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  • br Discussion The differences in the kinetic properties

    2019-11-08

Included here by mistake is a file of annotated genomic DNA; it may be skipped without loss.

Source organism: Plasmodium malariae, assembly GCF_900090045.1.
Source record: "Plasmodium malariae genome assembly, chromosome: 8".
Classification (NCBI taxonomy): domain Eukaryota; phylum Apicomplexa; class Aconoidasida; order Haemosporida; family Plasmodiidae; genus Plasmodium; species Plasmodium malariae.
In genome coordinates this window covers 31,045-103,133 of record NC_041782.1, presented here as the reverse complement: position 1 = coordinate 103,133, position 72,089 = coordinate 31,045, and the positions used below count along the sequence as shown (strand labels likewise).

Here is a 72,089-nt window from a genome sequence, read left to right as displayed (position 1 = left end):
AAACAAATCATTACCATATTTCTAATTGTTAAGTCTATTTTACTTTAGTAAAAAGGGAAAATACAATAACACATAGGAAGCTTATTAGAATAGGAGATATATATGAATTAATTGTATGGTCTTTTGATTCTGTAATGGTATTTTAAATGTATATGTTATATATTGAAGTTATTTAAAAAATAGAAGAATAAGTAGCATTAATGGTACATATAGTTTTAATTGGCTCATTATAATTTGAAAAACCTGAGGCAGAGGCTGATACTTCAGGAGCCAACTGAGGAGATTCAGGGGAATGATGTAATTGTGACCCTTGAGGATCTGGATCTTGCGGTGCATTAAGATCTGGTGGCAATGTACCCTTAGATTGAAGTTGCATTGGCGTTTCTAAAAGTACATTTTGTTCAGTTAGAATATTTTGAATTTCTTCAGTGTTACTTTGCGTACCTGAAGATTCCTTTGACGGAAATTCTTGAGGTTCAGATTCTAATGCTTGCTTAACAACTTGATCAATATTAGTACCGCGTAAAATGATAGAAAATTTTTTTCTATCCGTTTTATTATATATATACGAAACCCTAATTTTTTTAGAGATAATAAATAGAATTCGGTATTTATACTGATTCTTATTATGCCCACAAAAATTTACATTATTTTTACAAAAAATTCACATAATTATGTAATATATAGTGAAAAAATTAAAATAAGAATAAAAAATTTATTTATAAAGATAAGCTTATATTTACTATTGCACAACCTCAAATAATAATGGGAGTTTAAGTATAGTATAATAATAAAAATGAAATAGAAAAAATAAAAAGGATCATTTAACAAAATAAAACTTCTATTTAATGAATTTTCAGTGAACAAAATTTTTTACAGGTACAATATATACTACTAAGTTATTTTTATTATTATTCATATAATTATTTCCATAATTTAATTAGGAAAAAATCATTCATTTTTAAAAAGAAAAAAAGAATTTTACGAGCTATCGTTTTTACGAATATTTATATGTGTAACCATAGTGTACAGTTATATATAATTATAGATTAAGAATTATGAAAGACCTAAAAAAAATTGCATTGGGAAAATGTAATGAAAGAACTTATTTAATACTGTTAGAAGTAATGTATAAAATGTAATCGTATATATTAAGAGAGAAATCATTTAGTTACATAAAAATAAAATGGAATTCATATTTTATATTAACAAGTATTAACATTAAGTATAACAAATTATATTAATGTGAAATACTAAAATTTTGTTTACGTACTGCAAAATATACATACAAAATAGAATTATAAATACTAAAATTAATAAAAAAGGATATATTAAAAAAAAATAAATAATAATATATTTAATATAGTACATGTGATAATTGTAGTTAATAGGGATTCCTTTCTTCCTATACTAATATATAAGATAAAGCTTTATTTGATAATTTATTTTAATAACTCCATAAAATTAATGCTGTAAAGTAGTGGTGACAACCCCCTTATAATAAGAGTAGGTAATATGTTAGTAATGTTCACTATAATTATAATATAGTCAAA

Discussion The differences in the kinetic properties of L-AmDH and LeuDH presented herein reflect a different kinetic mechanism. When compared to its parent enzyme, L-AmDH displayed a different substrate binding order, lower affinity for the keto substrate, and stronger product inhibition. The two key residues which must be mutated to produce an AmDH from an amino the original source dehydrogenase (K68 and N261 for L-AmDH) form hydrogen bonds with the acid group on the substrate [1]. The mutations to serine and leucine, respectively, permit the binding of methyl ketones but with lower affinity compared to keto acids (Table 3). The second-order rate constants for pentanone and 2-aminopentane are both three orders of magnitude lower than those for leucine and ketoleucine. Additionally, solvent viscosity effects demonstrated that an isomerization of the enzyme-substrate complex, important for LeuDH catalysis, was not observed for L-AmDH, likely owing to a change in rate-limiting step from LeuDH to L-AmDH functionality. Poor NH3 binding was previously hypothesized to cause the 30-fold decrease in activity between L-AmDH and LeuDH [19]. However, at reaction conditions relevant for large-scale synthesis, i.e. high concentrations of all substrates and pH value of 8.5, the KM,NH4 values for LeuDH and L-AmDH are much closer than had been expected based on reports at pH ∼ 9.6, where KM,NH4 values of < 300 mM were reported for LeuDHs [20], [21], [22]. Since the calculated KM,NH4 value for each enzyme was near the solubility limit of NH4Cl of ∼ 6 M, saturating conditions for NH4Cl substrate could not be realized. The large KM,NH4 values paired with the lack of a constant kinetic term for LeuDH or L-AmDH suggests that ammonia in neutral or ionic form (NH3 or NH4+) does not bind to the enzyme at all, but rather that free ammonia attacks the bound ketone or keto-acid directly, as previously proposed for PheDH [23] and GluDH [24]. The pH value of 8.5 was chosen for the present study to match the pH value for large-scale synthesis, where a cofactor regeneration enzyme must be employed to economize cofactor use and to drive high conversion. The most common of these regeneration enzymes are formate dehydrogenase (FDH), with a pH optimum around pH 7.5 [25], and glucose dehydrogenase (GDH), with a pH optimum of 8.5 [26]. Additionally, L-AmDH and FDH are destabilized at higher pH values (unpublished data). Both L-AmDH and LeuDH have lower activity at pH 8.5 than at pH 9.6, the most common pH value for conversions with AmDHs [10], [13], [27]. The pH optima of ketoleucine amination and leucine deamination for LeuDH are at pH 9.5 and pH 11, respectively [28]. The pKa value for ammonium at ionic strength of 4 M is around pH 9.7 [29], [30], so at pH 8.5 the protonated form (NH4+) dominates, which contributes to the high values of KM,NH4. A standard ionic strength of 4 M, (equal to the maximum NH4Cl concentration used), was maintained for both amination and deamination, as a change of 1.5 M ionic strength can double/half the KM,keto value (see Fig. S.3 in the Supplemental Information). The results for the kinetic mechanism of LeuDH are consistent with previously reported data, except for the observed competitive inhibition by leucine on ketoleucine (Table 4). For reductive amination, there is wide agreement for a strictly ordered sequential mechanism of substrate binding, though the exact order has not been consistent. There is broad agreement that NAD(P)H binds first, supported by the observation of competitive inhibition between NAD(P)+ and NAD(P)H, indicating both forms of the cofactor can bind to free enzyme. For LeuDH [31], [20], [21], [22], AlaDH [32], [33], and PheDH [14], [34], [35], previous studies have indicated that ammonia binds either second or third. Other than the lack of the constant term in the reductive amination direction (Table 1), the fitted rate laws for LeuDH in both directions are consistent with an ordered sequential mechanism in which NADH binds first, followed by ketoleucine, and then ammonia. This binding order is consistent with the lack of a [B] term in the denominator of the rate equation, i.e. absence of an enzyme-ketoleucine complex, and has been proposed for other leucine dehydrogenases [22], [31].